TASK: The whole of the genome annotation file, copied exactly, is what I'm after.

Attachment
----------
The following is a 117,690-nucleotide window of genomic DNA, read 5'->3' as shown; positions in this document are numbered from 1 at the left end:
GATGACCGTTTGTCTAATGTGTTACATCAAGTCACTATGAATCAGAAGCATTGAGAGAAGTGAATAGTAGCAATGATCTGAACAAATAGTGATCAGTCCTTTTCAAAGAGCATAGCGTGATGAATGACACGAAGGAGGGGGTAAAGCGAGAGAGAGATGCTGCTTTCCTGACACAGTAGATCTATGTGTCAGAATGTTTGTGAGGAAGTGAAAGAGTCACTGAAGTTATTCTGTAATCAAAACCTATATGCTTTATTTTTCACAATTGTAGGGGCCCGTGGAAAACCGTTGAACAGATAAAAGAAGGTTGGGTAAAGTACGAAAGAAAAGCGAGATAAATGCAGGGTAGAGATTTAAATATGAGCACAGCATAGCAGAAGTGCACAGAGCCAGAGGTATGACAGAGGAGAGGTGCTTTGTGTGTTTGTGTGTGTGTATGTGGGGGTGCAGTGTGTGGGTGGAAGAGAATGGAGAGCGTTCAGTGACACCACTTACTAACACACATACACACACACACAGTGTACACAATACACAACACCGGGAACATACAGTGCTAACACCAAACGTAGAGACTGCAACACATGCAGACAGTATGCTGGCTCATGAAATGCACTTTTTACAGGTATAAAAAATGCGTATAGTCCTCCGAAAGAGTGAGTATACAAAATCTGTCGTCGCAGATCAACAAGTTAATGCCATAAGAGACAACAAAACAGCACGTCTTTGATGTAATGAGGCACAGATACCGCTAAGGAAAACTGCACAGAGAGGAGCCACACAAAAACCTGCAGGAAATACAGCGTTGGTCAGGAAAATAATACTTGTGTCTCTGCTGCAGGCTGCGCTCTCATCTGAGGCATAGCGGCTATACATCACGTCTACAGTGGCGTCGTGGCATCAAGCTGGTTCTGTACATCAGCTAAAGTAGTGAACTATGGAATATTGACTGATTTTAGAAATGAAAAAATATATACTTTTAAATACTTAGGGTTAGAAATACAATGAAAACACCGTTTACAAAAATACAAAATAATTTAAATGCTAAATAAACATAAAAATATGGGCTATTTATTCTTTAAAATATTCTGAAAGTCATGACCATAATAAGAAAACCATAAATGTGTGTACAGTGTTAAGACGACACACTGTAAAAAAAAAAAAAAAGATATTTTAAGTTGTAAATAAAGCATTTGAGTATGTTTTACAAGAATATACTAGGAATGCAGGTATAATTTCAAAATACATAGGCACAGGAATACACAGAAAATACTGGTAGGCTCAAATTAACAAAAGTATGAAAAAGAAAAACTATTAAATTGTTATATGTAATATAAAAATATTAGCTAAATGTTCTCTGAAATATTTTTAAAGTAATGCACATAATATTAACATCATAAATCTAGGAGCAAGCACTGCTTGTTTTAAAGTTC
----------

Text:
The following is a 117,690-nucleotide window of genomic DNA, read 5'->3' as shown; positions in this document are numbered from 1 at the left end:
GATGACCGTTTGTCTAATGTGTTACATCAAGTCACTATGAATCAGAAGCATTGAGAGAAGTGAATAGTAGCAATGATCTGAACAAATAGTGATCAGTCCTTTTCAAAGAGCATAGCGTGATGAATGACACGAAGGAGGGGGTAAAGCGAGAGAGAGATGCTGCTTTCCTGACACAGTAGATCTATGTGTCAGAATGTTTGTGAGGAAGTGAAAGAGTCACTGAAGTTATTCTGTAATCAAAACCTATATGCTTTATTTTTCACAATTGTAGGGGCCCGTGGAAAACCGTTGAACAGATAAAAGAAGGTTGGGTAAAGTACGAAAGAAAAGCGAGATAAATGCAGGGTAGAGATTTAAATATGAGCACAGCATAGCAGAAGTGCACAGAGCCAGAGGTATGACAGAGGAGAGGTGCTTTGTGTGTTTGTGTGTGTGTATGTGGGGGTGCAGTGTGTGGGTGGAAGAGAATGGAGAGCGTTCAGTGACACCACTTACTAACACACATACACACACACACAGTGTACACAATACACAACACCGGGAACATACAGTGCTAACACCAAACGTAGAGACTGCAACACATGCAGACAGTATGCTGGCTCATGAAATGCACTTTTTACAGGTATAAAAAATGCGTATAGTCCTCCGAAAGAGTGAGTATACAAAATCTGTCGTCGCAGATCAACAAGTTAATGCCATAAGAGACAACAAAACAGCACGTCTTTGATGTAATGAGGCACAGATACCGCTAAGGAAAACTGCACAGAGAGGAGCCACACAAAAACCTGCAGGAAATACAGCGTTGGTCAGGAAAATAATACTTGTGTCTCTGCTGCAGGCTGCGCTCTCATCTGAGGCATAGCGGCTATACATCACGTCTACAGTGGCGTCGTGGCATCAAGCTGGTTCTGTACATCAGCTAAAGTAGTGAACTATGGAATATTGACTGATTTTAGAAATGAAAAAATATATACTTTTAAATACTTAGGGTTAGAAATACAATGAAAACACCGTTTACAAAAATACAAAATAATTTAAATGCTAAATAAACATAAAAATATGGGCTATTTATTCTTTAAAATATTCTGAAAGTCATGACCATAATAAGAAAACCATAAATGTGTGTACAGTGTTAAGACGACACACTGTAAAAAAAAAAAAAAAGATATTTTAAGTTGTAAATAAAGCATTTGAGTATGTTTTACAAGAATATACTAGGAATGCAGGTATAATTTCAAAATACATAGGCACAGGAATACACAGAAAATACTGGTAGGCTCAAATTAACAAAAGTATGAAAAAGAAAAACTATTAAATTGTTATATGTAATATAAAAATATTAGCTAAATGTTCTCTGAAATATTTTTAAAGTAATGCACATAATATTAACATCATAAATCTAGGAGCAAGCACTGCTTGTTTTAAAGTTC